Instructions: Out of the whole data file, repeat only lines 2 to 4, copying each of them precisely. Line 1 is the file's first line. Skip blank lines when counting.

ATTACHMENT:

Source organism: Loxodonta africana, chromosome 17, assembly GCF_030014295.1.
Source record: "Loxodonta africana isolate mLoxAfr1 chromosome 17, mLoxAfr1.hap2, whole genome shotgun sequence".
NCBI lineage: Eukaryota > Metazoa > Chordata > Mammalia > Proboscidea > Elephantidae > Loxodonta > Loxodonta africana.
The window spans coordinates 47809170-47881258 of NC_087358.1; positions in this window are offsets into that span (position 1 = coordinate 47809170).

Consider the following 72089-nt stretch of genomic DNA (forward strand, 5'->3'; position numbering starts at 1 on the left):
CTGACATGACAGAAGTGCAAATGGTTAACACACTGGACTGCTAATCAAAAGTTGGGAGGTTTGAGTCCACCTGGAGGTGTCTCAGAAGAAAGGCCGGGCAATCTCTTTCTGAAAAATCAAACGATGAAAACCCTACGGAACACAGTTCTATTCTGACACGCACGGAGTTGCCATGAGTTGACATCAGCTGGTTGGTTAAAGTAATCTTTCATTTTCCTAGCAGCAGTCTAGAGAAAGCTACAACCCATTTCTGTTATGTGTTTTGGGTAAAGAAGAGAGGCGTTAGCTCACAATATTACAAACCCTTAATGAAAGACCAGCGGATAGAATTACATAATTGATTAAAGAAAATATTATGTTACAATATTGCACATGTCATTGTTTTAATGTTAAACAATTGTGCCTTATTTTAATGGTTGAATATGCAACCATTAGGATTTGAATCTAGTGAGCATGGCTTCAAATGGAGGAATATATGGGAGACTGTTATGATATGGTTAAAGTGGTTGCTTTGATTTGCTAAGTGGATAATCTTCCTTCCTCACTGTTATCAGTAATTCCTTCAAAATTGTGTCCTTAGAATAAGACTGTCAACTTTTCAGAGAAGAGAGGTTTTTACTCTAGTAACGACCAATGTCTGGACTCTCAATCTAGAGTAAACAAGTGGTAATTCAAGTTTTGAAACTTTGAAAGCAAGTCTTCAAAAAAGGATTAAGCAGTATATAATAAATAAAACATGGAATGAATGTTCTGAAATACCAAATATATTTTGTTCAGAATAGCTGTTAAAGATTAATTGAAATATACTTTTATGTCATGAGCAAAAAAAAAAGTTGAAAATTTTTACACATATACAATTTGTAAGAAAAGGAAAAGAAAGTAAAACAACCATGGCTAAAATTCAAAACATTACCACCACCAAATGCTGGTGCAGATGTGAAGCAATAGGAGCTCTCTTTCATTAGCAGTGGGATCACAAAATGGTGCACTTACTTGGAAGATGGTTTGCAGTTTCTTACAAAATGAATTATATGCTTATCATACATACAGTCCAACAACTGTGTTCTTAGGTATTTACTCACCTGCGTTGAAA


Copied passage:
Source record: "Loxodonta africana isolate mLoxAfr1 chromosome 17, mLoxAfr1.hap2, whole genome shotgun sequence".
NCBI lineage: Eukaryota > Metazoa > Chordata > Mammalia > Proboscidea > Elephantidae > Loxodonta > Loxodonta africana.
The window spans coordinates 47809170-47881258 of NC_087358.1; positions in this window are offsets into that span (position 1 = coordinate 47809170).